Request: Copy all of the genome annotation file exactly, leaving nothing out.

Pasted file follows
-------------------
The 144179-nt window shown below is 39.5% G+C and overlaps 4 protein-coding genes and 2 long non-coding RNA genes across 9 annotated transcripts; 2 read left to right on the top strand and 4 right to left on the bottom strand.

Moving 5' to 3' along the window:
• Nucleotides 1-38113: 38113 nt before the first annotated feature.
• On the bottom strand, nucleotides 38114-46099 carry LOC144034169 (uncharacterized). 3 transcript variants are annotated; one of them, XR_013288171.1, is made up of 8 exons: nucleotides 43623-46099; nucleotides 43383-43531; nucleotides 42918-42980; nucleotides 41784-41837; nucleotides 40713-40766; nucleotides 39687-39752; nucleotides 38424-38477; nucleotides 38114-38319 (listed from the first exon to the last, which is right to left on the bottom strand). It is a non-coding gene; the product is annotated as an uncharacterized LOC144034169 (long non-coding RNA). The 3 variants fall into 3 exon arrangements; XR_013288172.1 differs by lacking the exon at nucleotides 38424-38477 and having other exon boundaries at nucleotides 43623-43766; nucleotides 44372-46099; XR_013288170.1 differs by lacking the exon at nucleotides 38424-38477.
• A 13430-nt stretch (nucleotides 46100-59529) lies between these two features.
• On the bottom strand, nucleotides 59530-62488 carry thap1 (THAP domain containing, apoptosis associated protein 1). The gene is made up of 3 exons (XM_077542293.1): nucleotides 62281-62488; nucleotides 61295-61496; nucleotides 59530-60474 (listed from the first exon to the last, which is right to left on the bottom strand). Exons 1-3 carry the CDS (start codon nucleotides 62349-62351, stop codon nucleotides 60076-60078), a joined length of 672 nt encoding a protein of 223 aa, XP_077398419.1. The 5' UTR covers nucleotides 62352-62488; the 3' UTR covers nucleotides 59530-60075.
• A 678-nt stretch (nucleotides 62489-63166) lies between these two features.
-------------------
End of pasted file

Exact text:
The 144179-nt window shown below is 39.5% G+C and overlaps 4 protein-coding genes and 2 long non-coding RNA genes across 9 annotated transcripts; 2 read left to right on the top strand and 4 right to left on the bottom strand.

Moving 5' to 3' along the window:
• Nucleotides 1-38113: 38113 nt before the first annotated feature.
• On the bottom strand, nucleotides 38114-46099 carry LOC144034169 (uncharacterized). 3 transcript variants are annotated; one of them, XR_013288171.1, is made up of 8 exons: nucleotides 43623-46099; nucleotides 43383-43531; nucleotides 42918-42980; nucleotides 41784-41837; nucleotides 40713-40766; nucleotides 39687-39752; nucleotides 38424-38477; nucleotides 38114-38319 (listed from the first exon to the last, which is right to left on the bottom strand). It is a non-coding gene; the product is annotated as an uncharacterized LOC144034169 (long non-coding RNA). The 3 variants fall into 3 exon arrangements; XR_013288172.1 differs by lacking the exon at nucleotides 38424-38477 and having other exon boundaries at nucleotides 43623-43766; nucleotides 44372-46099; XR_013288170.1 differs by lacking the exon at nucleotides 38424-38477.
• A 13430-nt stretch (nucleotides 46100-59529) lies between these two features.
• On the bottom strand, nucleotides 59530-62488 carry thap1 (THAP domain containing, apoptosis associated protein 1). The gene is made up of 3 exons (XM_077542293.1): nucleotides 62281-62488; nucleotides 61295-61496; nucleotides 59530-60474 (listed from the first exon to the last, which is right to left on the bottom strand). Exons 1-3 carry the CDS (start codon nucleotides 62349-62351, stop codon nucleotides 60076-60078), a joined length of 672 nt encoding a protein of 223 aa, XP_077398419.1. The 5' UTR covers nucleotides 62352-62488; the 3' UTR covers nucleotides 59530-60075.
• A 678-nt stretch (nucleotides 62489-63166) lies between these two features.